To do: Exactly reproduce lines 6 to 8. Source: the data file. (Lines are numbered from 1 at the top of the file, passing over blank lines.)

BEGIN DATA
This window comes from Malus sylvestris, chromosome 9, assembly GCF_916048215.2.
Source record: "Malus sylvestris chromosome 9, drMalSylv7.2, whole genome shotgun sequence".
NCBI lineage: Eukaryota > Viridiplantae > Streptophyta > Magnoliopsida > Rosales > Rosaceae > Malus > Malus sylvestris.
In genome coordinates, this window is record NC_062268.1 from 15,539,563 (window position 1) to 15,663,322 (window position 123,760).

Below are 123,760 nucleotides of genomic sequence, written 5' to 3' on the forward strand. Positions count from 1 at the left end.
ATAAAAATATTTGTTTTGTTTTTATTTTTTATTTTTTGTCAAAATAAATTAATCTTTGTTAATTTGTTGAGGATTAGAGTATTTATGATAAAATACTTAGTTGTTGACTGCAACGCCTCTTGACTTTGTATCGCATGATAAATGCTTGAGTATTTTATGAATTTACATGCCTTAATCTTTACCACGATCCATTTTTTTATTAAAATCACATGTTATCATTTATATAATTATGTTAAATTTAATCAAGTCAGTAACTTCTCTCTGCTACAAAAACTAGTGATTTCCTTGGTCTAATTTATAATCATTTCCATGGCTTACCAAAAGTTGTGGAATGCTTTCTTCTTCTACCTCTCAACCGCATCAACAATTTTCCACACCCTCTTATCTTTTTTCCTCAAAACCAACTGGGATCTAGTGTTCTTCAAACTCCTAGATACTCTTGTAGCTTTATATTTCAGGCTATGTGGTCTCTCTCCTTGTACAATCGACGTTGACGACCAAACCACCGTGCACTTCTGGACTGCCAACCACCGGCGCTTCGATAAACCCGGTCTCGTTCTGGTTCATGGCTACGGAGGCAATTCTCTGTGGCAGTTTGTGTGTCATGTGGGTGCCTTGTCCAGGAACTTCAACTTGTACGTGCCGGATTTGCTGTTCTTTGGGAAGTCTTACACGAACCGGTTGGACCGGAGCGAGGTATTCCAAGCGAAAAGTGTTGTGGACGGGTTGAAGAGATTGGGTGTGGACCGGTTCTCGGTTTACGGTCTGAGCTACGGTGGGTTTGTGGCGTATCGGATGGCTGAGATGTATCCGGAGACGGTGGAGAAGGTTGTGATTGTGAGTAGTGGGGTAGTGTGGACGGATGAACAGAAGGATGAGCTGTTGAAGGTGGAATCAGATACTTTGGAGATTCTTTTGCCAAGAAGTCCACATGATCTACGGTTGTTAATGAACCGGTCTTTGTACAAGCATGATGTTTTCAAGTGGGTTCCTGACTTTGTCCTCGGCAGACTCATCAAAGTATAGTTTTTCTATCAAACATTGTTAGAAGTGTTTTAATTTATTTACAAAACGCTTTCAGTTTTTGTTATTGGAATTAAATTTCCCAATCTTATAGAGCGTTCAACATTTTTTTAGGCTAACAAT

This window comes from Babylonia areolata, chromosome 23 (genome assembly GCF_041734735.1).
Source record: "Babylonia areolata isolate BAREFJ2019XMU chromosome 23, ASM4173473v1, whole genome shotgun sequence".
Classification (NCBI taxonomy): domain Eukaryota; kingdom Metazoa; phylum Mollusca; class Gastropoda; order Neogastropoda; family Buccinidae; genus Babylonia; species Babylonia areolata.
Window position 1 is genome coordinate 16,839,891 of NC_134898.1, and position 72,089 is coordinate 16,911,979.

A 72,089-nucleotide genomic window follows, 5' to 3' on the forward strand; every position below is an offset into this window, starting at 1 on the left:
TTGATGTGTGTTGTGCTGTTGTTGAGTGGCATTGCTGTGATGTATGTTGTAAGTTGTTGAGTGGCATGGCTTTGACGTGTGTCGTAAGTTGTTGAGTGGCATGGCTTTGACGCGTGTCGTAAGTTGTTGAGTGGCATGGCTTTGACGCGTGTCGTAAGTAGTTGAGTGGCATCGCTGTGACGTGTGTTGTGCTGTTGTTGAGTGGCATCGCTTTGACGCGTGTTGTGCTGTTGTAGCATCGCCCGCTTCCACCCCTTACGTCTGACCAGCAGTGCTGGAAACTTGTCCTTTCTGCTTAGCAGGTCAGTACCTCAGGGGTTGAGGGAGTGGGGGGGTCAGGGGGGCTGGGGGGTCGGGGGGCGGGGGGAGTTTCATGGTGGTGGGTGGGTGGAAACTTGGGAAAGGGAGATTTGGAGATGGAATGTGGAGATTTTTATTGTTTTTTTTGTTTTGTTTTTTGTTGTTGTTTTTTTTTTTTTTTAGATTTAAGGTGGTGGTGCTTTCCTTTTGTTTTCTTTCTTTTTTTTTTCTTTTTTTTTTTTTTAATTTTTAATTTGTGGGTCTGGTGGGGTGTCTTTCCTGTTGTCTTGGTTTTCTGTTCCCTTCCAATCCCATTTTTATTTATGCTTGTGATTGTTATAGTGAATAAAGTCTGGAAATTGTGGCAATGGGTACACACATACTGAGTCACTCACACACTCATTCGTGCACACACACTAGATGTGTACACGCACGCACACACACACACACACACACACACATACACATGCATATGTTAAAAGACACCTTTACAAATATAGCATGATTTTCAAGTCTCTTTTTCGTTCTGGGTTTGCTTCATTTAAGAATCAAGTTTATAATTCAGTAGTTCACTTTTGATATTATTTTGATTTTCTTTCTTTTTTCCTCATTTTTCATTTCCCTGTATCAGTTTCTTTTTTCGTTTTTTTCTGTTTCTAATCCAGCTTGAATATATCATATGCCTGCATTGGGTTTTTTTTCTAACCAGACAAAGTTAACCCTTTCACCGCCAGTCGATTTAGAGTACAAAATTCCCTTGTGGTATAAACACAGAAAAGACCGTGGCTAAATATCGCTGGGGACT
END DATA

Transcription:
ATAAAAATATTTGTTTTGTTTTTATTTTTTATTTTTTGTCAAAATAAATTAATCTTTGTTAATTTGTTGAGGATTAGAGTATTTATGATAAAATACTTAGTTGTTGACTGCAACGCCTCTTGACTTTGTATCGCATGATAAATGCTTGAGTATTTTATGAATTTACATGCCTTAATCTTTACCACGATCCATTTTTTTATTAAAATCACATGTTATCATTTATATAATTATGTTAAATTTAATCAAGTCAGTAACTTCTCTCTGCTACAAAAACTAGTGATTTCCTTGGTCTAATTTATAATCATTTCCATGGCTTACCAAAAGTTGTGGAATGCTTTCTTCTTCTACCTCTCAACCGCATCAACAATTTTCCACACCCTCTTATCTTTTTTCCTCAAAACCAACTGGGATCTAGTGTTCTTCAAACTCCTAGATACTCTTGTAGCTTTATATTTCAGGCTATGTGGTCTCTCTCCTTGTACAATCGACGTTGACGACCAAACCACCGTGCACTTCTGGACTGCCAACCACCGGCGCTTCGATAAACCCGGTCTCGTTCTGGTTCATGGCTACGGAGGCAATTCTCTGTGGCAGTTTGTGTGTCATGTGGGTGCCTTGTCCAGGAACTTCAACTTGTACGTGCCGGATTTGCTGTTCTTTGGGAAGTCTTACACGAACCGGTTGGACCGGAGCGAGGTATTCCAAGCGAAAAGTGTTGTGGACGGGTTGAAGAGATTGGGTGTGGACCGGTTCTCGGTTTACGGTCTGAGCTACGGTGGGTTTGTGGCGTATCGGATGGCTGAGATGTATCCGGAGACGGTGGAGAAGGTTGTGATTGTGAGTAGTGGGGTAGTGTGGACGGATGAACAGAAGGATGAGCTGTTGAAGGTGGAATCAGATACTTTGGAGATTCTTTTGCCAAGAAGTCCACATGATCTACGGTTGTTAATGAACCGGTCTTTGTACAAGCATGATGTTTTCAAGTGGGTTCCTGACTTTGTCCTCGGCAGACTCATCAAAGTATAGTTTTTCTATCAAACATTGTTAGAAGTGTTTTAATTTATTTACAAAACGCTTTCAGTTTTTGTTATTGGAATTAAATTTCCCAATCTTATAGAGCGTTCAACATTTTTTTAGGCTAACAAT

This window comes from Babylonia areolata, chromosome 23 (genome assembly GCF_041734735.1).
Source record: "Babylonia areolata isolate BAREFJ2019XMU chromosome 23, ASM4173473v1, whole genome shotgun sequence".